# Newton's second law about cars

• B
In summary, the car that accelerates must follow the equation for external force, but there is no external force present. The force of friction between the car and the road acts in the opposite direction of motion. The reaction force, ##F_R##, is the force of the tire on the road, and it can be balanced by friction, but this does not eliminate the force needed to accelerate the car. In fact, the reaction force and the force of the tire on the road are part of a Newton-third-law pair of forces that act on different bodies and cause both the car and the road to accelerate relative to each other. Additionally, ##F_R## also acts against the rotational motion of the wheel, producing an anti-rotational torque
The car that accelerates must enter according to the equation below the external force, while such an external force does not seem to exist.
The force of friction between the car and the road is in the opposite direction of motion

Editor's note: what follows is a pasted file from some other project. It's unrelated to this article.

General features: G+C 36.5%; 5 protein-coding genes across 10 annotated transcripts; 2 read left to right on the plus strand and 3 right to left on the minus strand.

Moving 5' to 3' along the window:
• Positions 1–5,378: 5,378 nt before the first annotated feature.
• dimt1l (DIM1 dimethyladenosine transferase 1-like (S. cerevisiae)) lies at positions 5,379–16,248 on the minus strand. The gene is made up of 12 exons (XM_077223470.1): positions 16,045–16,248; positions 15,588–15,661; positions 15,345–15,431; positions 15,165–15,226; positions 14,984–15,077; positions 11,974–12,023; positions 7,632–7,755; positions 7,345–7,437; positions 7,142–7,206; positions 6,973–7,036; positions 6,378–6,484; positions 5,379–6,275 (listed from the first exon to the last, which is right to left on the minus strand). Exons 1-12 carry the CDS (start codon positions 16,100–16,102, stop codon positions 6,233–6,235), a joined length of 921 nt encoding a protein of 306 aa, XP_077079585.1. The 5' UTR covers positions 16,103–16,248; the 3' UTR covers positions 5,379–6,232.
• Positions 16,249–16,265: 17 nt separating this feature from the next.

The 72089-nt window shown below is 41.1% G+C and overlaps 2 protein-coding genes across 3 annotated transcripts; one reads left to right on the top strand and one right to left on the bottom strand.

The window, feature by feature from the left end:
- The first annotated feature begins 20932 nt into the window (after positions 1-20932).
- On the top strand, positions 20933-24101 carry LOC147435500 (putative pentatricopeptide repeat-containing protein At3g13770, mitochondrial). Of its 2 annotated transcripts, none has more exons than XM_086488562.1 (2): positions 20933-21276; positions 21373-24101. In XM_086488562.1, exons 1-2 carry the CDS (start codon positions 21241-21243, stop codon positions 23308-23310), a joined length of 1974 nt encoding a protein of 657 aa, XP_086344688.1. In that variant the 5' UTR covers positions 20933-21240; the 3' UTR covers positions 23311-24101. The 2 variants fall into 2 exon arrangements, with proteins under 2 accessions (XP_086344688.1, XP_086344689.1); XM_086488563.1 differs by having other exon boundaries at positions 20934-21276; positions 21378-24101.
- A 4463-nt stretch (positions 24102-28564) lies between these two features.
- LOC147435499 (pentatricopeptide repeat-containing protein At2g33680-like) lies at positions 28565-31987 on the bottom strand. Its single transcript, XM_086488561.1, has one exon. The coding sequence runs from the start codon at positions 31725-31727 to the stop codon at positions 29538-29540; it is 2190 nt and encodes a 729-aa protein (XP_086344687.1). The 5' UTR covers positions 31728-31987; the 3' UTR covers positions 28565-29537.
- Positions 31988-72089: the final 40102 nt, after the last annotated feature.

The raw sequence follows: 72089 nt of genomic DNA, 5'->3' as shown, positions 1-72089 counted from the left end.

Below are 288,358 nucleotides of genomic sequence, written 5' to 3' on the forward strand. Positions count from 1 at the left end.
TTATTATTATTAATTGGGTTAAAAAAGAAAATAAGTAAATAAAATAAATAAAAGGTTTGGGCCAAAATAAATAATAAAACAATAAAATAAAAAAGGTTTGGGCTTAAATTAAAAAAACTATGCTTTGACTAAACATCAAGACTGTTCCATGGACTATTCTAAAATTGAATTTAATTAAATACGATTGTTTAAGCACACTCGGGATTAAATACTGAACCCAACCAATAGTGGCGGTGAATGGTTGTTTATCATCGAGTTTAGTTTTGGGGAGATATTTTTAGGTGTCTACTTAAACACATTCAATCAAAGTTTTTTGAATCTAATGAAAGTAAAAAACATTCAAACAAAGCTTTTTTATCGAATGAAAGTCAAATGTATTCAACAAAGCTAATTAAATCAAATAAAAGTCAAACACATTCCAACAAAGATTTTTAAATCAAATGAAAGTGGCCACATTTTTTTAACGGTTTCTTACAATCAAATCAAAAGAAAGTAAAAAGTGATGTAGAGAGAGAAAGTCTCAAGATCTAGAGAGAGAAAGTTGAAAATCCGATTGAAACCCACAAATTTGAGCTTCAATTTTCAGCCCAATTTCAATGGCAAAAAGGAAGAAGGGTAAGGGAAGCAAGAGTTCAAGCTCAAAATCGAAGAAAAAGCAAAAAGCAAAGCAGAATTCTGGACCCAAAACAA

؟

The car that accelerates must enter according to the equation below the external force, while such an external force does not seem to exist.
The force of friction between the car and the road is in the opposite direction of motion
؟

View attachment 300901
The car tyres push on the road the way our feet do when we are walking. By Newton's third law the road pushes the car in the direction of motion.

bob012345 and Chestermiller
Well the truth is just a bit more complex , static friction opposes the rotational motion of the wheels, but is the one that accelerates and gives translational motion to the wheels and the car. The fact that proves that is that if there is no friction (e.g. road with snow ) the wheels rotate freely but the car doesn't get translational motion at all.

So yes the friction is a double personality , regarding car physics. Opposes rotational motion but accelerates translational motion.

Lnewqban
PeroK said:
The car tyres push on the road the way our feet do when we are walking. By Newton's third law the road pushes the car in the direction of motion.
When a person walks, it is clear that an external force enters the sole of the foot from the ground and agrees to move in that direction, but in the case of a car, where is the direction of the reaction force and where does it enter?

When a person walks, it is clear that an external force enters the sole of the foot from the ground and agrees to move in that direction, but in the case of a car, where is the direction of the reaction force and where does it enter?